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Abstract

The concept of using biological process in soil improvement which is known as bio-mediated soil improvement technique has shown greater potential in geotechnical engineering applications in terms of performance and environmental sustainability. This paper presents a review on the soil microorganisms responsible for this process, and factors that affect their metabolic activities and geometric compatibility with the soil particle sizes. Two mechanisms of biomineralization, i.e. biologically controlled and biologically induced mineralization, were also discussed. Environmental and other factors that may be encountered in situ during microbially induced calcite precipitation (MICP) and their influences on the process were identified and presented. Improvements in the engineering properties of soil such as strength/stiffness and permeability as evaluated in some studies were explored. Potential applications of the process in geotechnical engineering and the challenges of field application of the process were identified.

۱٫ Introduction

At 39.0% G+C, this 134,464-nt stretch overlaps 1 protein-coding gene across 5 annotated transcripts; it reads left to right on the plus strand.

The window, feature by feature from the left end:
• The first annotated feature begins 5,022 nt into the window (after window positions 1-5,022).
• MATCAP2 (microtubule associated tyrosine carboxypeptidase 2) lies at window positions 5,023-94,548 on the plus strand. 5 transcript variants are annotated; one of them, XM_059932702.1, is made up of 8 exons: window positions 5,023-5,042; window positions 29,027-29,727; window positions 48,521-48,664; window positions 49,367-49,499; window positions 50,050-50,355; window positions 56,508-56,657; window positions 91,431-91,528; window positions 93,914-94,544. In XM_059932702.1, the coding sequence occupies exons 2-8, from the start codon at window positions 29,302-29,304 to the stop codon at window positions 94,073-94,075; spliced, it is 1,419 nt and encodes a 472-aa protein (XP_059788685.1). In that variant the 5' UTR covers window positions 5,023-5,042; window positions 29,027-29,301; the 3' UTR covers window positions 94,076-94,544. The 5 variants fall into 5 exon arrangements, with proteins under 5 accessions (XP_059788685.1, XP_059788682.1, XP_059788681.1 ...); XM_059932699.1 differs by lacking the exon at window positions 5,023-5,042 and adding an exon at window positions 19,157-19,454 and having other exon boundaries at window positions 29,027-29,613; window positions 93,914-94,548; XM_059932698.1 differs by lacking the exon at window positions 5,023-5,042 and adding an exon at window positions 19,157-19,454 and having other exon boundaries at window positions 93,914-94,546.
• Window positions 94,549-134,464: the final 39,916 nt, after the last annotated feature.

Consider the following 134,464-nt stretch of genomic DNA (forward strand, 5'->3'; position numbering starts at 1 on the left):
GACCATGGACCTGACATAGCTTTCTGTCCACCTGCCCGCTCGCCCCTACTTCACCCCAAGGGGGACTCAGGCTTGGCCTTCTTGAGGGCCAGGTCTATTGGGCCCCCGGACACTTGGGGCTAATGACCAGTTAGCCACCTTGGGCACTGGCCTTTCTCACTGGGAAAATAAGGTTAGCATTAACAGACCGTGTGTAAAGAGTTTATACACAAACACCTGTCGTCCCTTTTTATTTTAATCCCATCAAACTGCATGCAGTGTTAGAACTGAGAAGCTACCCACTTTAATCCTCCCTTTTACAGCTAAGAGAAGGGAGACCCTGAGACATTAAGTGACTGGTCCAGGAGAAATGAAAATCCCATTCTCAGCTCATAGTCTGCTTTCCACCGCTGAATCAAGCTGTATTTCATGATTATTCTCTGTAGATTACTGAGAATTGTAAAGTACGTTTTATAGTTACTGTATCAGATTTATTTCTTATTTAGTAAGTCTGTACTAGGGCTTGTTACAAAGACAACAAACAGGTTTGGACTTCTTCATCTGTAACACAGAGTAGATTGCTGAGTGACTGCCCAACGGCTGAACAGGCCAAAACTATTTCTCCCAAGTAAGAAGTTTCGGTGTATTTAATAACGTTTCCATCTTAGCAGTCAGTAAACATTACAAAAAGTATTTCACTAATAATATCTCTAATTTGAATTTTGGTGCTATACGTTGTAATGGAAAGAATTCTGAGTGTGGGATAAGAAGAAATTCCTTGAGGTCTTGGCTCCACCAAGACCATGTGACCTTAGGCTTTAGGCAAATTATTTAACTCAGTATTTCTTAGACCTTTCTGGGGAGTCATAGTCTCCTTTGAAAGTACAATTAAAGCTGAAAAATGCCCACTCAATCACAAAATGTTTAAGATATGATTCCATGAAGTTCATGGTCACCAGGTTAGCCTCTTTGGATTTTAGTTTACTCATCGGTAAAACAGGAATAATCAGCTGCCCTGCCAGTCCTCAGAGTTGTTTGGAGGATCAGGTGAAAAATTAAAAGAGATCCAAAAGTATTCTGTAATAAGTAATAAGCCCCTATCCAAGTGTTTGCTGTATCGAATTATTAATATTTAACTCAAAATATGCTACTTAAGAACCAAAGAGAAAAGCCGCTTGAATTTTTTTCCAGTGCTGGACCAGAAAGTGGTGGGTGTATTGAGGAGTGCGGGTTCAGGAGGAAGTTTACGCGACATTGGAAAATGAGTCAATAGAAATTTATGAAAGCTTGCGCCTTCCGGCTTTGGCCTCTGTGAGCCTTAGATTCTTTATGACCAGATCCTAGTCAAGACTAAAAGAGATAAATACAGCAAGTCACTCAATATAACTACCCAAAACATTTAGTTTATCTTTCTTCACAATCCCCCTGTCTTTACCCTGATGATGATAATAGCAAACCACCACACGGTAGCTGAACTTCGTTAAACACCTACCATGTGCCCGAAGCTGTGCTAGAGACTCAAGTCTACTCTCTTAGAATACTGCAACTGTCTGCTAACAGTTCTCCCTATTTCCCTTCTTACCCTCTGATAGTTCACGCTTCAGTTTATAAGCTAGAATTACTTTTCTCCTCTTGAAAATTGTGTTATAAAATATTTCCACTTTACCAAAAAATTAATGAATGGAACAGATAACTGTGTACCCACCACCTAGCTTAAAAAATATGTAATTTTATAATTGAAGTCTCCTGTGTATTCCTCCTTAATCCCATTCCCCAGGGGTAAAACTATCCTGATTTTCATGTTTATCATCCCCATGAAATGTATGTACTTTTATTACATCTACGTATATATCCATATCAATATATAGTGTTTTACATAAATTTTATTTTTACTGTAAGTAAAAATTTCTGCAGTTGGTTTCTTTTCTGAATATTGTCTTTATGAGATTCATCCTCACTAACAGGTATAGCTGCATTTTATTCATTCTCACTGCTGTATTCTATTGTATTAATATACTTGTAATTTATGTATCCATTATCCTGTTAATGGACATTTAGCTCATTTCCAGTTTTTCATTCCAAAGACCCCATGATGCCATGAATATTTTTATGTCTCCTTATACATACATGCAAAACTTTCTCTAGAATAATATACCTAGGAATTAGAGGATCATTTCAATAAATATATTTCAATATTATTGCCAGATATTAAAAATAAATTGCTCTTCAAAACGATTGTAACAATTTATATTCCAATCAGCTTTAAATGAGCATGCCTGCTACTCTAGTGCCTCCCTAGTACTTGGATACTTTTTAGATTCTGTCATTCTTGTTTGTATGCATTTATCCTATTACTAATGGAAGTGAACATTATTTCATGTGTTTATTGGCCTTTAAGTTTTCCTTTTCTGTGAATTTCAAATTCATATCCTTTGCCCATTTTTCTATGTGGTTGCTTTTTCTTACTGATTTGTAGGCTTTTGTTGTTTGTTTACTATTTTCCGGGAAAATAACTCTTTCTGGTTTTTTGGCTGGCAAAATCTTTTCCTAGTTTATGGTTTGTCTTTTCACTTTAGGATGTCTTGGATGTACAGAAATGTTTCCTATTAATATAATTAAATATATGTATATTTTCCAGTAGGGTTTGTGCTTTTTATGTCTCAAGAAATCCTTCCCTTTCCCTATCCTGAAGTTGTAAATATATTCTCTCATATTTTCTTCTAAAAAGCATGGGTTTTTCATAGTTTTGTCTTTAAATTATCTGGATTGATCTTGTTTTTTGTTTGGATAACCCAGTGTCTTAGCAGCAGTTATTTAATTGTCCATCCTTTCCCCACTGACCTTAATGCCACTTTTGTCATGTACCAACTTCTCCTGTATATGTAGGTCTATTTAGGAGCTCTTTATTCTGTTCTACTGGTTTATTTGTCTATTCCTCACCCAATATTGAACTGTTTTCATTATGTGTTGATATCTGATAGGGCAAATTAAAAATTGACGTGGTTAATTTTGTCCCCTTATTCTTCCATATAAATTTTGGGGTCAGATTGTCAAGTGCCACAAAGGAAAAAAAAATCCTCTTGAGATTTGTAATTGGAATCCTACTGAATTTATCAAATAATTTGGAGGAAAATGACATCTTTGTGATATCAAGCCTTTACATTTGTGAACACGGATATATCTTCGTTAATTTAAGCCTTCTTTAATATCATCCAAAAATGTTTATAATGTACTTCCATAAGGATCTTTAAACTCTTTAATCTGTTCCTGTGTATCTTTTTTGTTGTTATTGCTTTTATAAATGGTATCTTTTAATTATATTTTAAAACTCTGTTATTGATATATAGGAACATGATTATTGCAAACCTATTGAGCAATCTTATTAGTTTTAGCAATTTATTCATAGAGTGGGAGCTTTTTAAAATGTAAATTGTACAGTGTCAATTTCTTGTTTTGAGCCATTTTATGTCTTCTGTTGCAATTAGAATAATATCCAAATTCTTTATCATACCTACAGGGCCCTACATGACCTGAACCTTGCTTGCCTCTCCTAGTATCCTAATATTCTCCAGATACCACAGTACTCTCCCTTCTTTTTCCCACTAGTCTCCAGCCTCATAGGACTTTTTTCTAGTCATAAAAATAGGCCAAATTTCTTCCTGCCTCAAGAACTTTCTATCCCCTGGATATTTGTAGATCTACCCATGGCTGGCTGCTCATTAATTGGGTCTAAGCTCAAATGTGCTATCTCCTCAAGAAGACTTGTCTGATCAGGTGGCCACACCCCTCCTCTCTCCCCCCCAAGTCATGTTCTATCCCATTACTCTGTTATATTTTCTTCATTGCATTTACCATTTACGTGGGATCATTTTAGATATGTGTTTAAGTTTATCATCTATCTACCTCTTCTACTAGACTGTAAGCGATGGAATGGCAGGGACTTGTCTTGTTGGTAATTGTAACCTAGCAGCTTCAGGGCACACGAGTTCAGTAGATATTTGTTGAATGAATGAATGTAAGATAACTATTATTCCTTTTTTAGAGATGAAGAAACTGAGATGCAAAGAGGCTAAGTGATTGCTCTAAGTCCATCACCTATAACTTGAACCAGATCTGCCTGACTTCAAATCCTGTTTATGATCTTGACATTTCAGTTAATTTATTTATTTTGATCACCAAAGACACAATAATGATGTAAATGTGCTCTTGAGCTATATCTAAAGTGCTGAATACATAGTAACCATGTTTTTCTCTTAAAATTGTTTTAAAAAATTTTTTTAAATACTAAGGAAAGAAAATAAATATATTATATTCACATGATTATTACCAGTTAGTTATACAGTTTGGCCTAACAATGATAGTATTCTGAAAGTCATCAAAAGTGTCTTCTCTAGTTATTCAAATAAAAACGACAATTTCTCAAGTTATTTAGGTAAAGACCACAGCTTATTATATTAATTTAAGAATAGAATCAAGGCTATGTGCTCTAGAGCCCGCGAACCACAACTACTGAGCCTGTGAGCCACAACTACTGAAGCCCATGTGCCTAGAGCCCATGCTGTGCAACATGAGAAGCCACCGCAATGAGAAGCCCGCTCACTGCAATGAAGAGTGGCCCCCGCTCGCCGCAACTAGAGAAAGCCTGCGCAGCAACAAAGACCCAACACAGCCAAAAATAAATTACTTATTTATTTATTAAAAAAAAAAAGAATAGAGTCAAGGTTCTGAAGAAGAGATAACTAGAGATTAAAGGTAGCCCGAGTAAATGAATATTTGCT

Recent studies on applications of bio-mediated soil improvement method have proved the viability of the approach for effective performance and environmental sustainability. The promising outcomes of these studies have shown greater potential of exploring a wider application of the technique in geotechnical engineering. Bio-mediated method of soil improvement has been considered as an inventive and new approach in geotechnical engineering that can be utilized to prevent liquefaction and landslide in loose sand which usually results in foundation deformation and/ or failure (Alvarado, 2009). The great promise of the use of biological treatments has been demonstrated in many applications, such as improving the shear strength and decreasing the permeability of soils (Whiffin et al., 2007; Ivanov and Chu, 2008; Harkes et al., 2010; van Paassen, 2011), improvement in strength and durability of concrete and mortar, remediation of cracks in buildings (Qian et al., 2010; Achal et al., 2013), improvement in engineering properties of soil, and cementation of sand column (Achal et al., 2009a; Dhami et al., 2013). Bio-mediated method of soil improvement generally refers to the biochemical reaction that takes place within a soil mass to produce calcite precipitate to modify some engineering properties of the soil (DeJong et al., 2010). Meanwhile, utilizing the interdisciplinary knowledge of civil engineering, chemistry and microbiology to alter the soil engineering properties in the subsurface has emerged recently (Whiffin et al., 2007; Ivanov and Chu, 2008; Mitchell and Santamarina, 2005; DeJong et al., 2010). The technique utilizes soil microbial processes, which is technically referred to as microbially induced calcite precipitation (MICP), to precipitate calcium carbonate into the soil matrix. The calcium carbonate produced binds the soil particles together (thereby cementing and clogging the soils), and hence improves the strength and reduces the hydraulic conductivity of the soils. MICP can be a practicable alternative for improving soil-supporting both new and existing structures and has been used in many civil engineering applications such as liquefiable sand deposits, slope stabilization, and subgrade reinforcement (DeJong et al., 2006; Cheng et al., 2013). It was revealed that microorganisms influence the formation of fine-grained soils and change the behavior of coarse-grained soils such as strength and hydraulic conductivity. They also facilitate chemical reactions within a soil mass, promote weathering and change the chemical and mechanical properties of specimens after sampling. Hence, the effects of these microorganisms on mechanical properties of soils are still not fully discovered in geotechnical engineering field (Mitchell and Santamarina, 2005). Though it was understood that there are more microorganisms in the subsurface than on the ground, and studies of many years have proved the relevance of biological activities in influencing soil behavior, less work has been done in exploring the importance, relevance, usefulness and application of biology in geotechnical engineering. Meanwhile, it is expected that a clear understanding of the impact of microorganisms and biological activity on soil behavior can lead to proper soil characterization and/or classification and even alternative geotechnical engineering solutions. This paper reviews the concept of biomineralization and its applications in improving the engineering properties of soils.

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